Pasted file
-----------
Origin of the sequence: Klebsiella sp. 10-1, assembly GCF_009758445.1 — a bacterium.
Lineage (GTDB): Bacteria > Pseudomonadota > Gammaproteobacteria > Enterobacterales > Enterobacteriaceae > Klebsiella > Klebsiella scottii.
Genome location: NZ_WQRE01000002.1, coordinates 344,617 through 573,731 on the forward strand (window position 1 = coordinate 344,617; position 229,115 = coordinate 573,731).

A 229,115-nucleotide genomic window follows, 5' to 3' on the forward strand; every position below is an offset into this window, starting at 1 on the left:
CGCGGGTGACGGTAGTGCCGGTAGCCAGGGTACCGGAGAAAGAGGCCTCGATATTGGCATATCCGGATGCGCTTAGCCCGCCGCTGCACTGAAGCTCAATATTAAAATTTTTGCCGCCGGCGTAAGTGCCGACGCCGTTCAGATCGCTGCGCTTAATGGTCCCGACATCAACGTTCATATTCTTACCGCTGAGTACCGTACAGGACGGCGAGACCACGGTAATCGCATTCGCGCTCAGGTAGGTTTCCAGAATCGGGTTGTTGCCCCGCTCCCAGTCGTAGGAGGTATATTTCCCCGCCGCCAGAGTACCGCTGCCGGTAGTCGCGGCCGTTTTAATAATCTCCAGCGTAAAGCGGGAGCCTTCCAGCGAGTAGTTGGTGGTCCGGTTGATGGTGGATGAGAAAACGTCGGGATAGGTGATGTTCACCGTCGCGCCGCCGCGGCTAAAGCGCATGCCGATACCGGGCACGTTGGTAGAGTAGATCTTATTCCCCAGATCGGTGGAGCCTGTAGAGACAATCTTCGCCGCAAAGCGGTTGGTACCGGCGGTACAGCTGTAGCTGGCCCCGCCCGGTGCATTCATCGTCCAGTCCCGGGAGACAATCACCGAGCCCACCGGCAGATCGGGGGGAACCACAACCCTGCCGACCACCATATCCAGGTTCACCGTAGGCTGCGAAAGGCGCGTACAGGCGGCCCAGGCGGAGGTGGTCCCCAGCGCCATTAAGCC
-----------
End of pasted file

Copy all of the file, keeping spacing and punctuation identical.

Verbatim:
Origin of the sequence: Klebsiella sp. 10-1, assembly GCF_009758445.1 — a bacterium.
Lineage (GTDB): Bacteria > Pseudomonadota > Gammaproteobacteria > Enterobacterales > Enterobacteriaceae > Klebsiella > Klebsiella scottii.
Genome location: NZ_WQRE01000002.1, coordinates 344,617 through 573,731 on the forward strand (window position 1 = coordinate 344,617; position 229,115 = coordinate 573,731).

A 229,115-nucleotide genomic window follows, 5' to 3' on the forward strand; every position below is an offset into this window, starting at 1 on the left:
CGCGGGTGACGGTAGTGCCGGTAGCCAGGGTACCGGAGAAAGAGGCCTCGATATTGGCATATCCGGATGCGCTTAGCCCGCCGCTGCACTGAAGCTCAATATTAAAATTTTTGCCGCCGGCGTAAGTGCCGACGCCGTTCAGATCGCTGCGCTTAATGGTCCCGACATCAACGTTCATATTCTTACCGCTGAGTACCGTACAGGACGGCGAGACCACGGTAATCGCATTCGCGCTCAGGTAGGTTTCCAGAATCGGGTTGTTGCCCCGCTCCCAGTCGTAGGAGGTATATTTCCCCGCCGCCAGAGTACCGCTGCCGGTAGTCGCGGCCGTTTTAATAATCTCCAGCGTAAAGCGGGAGCCTTCCAGCGAGTAGTTGGTGGTCCGGTTGATGGTGGATGAGAAAACGTCGGGATAGGTGATGTTCACCGTCGCGCCGCCGCGGCTAAAGCGCATGCCGATACCGGGCACGTTGGTAGAGTAGATCTTATTCCCCAGATCGGTGGAGCCTGTAGAGACAATCTTCGCCGCAAAGCGGTTGGTACCGGCGGTACAGCTGTAGCTGGCCCCGCCCGGTGCATTCATCGTCCAGTCCCGGGAGACAATCACCGAGCCCACCGGCAGATCGGGGGGAACCACAACCCTGCCGACCACCATATCCAGGTTCACCGTAGGCTGCGAAAGGCGCGTACAGGCGGCCCAGGCGGAGGTGGTCCCCAGCGCCATTAAGCC